House of Commons, 29 April 1870, Canadian Confederation with Alberta and Saskatchewan

1274 COMMONS DEBATES April 29,1870


Hon. Mr. McDougall-Before the orders of the day are put, although I do not see either of the two Ministers leading the Government present in their seats, I would like to ask the Government when the Bill in relation to the North-West, which has been promised for the last two or three days, is likely to be submitted to the House.
Hon. Mr. Howe--Not to-day.
Hon. Mr. McDougall--On what day, then?
Hon. Mr. Howe--I am afraid not till Monday.
Hon. Mr. McDougall--Then, Sir, I will just take the opportunity of making a remark or two on this subject. I will call the serious attention of the hon. gentlemen on the Treasury Benches to the importance of speedy action in relation to this matter. Sir, those who have studied the question at all, are well aware that if an expedition is to be sent to that country--if this Parliament or country are to assume the responsibility of sending a force of the Dominion into that country for the purpose of enforcing the authority of the Canadian Government and the Crown, they know, I say, that it is above all things important that the force should be on the march at the very earliest possible moment. Now I understand that the canals are open and that there is no natural difficulty to the adoption of that course within a week or two. Yet it is perfectly evident to my mind that, if the Government have not decided upon that subject, if they have not determined upon the character of the measure to be submitted, or as to the amount of money they will ask for the expedition, and the terms on which it is to be organized, then I say they are derelict in their duty to the country and the high authority of the Crown, in not having done so and submitted it to the decision of this House. We have had promises, I see by the newspapers, within the last two or three weeks, that they would submit their policy within a day or two, and on one occasion it was promised within a few hours; but now we were told that it is not to be submitted till Monday. The 1275 session is rapidly going on, and unless the Ministry are prepared to submit their policy immediately, I say it will prove altogether disastrous to the country, (hear).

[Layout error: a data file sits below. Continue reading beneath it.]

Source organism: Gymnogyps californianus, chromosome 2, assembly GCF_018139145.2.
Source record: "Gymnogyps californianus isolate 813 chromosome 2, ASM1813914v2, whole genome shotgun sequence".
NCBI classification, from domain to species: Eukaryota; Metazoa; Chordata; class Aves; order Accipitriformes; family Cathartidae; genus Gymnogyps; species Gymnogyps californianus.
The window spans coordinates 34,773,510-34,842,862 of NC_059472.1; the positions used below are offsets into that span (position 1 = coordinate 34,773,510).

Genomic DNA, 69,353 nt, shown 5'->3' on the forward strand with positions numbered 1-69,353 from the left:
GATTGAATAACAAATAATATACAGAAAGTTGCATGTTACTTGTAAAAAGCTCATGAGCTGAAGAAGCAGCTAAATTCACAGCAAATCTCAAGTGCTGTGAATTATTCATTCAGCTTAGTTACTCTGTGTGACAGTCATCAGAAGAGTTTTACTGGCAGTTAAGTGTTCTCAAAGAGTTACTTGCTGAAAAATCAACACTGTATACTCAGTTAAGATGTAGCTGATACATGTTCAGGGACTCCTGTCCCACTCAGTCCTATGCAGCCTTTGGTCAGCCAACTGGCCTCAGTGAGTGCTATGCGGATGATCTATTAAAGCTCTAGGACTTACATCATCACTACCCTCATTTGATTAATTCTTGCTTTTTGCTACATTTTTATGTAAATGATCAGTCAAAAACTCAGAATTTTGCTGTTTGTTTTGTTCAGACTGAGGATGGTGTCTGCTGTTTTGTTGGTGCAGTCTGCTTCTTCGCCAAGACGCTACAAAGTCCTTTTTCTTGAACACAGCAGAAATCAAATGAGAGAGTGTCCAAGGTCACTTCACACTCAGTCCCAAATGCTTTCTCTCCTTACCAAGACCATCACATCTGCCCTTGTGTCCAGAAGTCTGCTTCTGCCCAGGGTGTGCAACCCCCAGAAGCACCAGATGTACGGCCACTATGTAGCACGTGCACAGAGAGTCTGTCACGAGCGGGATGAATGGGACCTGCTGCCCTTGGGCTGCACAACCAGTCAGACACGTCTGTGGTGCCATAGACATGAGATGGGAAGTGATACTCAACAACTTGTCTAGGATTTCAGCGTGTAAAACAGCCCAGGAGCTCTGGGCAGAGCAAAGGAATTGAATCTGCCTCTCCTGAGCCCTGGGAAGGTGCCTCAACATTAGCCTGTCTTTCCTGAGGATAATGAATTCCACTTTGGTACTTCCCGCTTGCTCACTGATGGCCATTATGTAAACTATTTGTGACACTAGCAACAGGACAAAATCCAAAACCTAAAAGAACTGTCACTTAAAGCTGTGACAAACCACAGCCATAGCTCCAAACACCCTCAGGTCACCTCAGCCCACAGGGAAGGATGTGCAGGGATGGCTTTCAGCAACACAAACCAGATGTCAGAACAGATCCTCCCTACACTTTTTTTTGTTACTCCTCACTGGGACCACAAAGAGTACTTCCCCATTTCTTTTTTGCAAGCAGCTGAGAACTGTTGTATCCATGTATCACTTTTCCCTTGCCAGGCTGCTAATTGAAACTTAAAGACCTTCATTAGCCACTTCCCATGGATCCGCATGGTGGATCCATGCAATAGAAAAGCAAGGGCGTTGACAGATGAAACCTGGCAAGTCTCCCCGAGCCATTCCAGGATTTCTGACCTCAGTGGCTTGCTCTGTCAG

Hon. Mr. Howe—I would much prefer that one or other of the leaders of the House were present to answer this question. I may say that the House and country may rest assured that there has been no want of zeal or of industry on the part of the Government in dealing with this question; but the House will see when the subject is brought before it in its entirety that there are various and different interests to be consulted, and the necessity of having perfect agreement between the Imperial and Dominion Governments has thrown a great responsibility on the Cabinet; but these have been dealt with, and that in such a manner as is compatible with the best interests of this Dominion, (hear). I would say also with regard to the Cabinet, that they have been from the first, and they are now, so far as I know, united upon their policy.